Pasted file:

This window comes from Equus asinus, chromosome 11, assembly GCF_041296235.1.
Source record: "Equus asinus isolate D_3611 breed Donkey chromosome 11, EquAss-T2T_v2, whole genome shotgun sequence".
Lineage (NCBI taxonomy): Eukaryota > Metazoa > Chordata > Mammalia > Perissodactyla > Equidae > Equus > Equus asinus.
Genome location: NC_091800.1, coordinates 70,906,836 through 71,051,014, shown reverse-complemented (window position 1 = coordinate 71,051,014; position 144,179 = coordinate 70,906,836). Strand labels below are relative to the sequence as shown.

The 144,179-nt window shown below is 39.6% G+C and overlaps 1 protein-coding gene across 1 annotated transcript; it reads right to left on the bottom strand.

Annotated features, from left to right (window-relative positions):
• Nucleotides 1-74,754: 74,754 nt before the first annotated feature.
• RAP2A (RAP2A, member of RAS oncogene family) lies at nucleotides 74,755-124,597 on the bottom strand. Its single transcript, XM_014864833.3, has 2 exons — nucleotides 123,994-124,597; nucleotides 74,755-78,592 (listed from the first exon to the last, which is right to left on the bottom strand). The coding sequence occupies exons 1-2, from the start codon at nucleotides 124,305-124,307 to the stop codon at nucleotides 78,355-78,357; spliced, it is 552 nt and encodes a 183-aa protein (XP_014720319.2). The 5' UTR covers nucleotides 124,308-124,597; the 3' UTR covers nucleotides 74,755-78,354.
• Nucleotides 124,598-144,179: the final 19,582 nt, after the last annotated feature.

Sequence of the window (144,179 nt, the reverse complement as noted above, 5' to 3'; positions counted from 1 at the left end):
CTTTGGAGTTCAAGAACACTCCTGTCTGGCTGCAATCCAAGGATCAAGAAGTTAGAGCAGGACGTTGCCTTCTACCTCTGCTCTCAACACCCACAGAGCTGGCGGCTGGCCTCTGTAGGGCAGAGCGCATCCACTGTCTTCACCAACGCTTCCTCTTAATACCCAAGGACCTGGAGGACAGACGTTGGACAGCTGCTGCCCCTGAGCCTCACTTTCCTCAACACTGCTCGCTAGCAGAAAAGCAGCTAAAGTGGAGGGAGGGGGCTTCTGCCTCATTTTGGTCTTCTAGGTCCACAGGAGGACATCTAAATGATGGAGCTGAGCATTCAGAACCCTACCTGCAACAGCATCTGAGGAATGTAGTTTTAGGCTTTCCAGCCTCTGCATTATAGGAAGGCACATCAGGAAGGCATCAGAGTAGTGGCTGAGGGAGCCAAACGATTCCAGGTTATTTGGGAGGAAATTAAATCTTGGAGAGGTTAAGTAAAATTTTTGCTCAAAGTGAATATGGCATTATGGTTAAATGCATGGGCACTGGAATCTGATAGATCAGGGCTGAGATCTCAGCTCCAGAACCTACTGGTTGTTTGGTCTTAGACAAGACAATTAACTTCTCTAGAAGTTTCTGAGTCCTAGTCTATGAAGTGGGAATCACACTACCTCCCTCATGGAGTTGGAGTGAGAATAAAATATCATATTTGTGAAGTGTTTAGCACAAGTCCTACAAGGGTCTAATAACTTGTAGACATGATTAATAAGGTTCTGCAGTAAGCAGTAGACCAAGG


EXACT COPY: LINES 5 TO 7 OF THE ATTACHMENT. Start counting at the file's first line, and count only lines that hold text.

The 144,179-nt window shown below is 39.6% G+C and overlaps 1 protein-coding gene across 1 annotated transcript; it reads right to left on the bottom strand.

Annotated features, from left to right (window-relative positions):
• Nucleotides 1-74,754: 74,754 nt before the first annotated feature.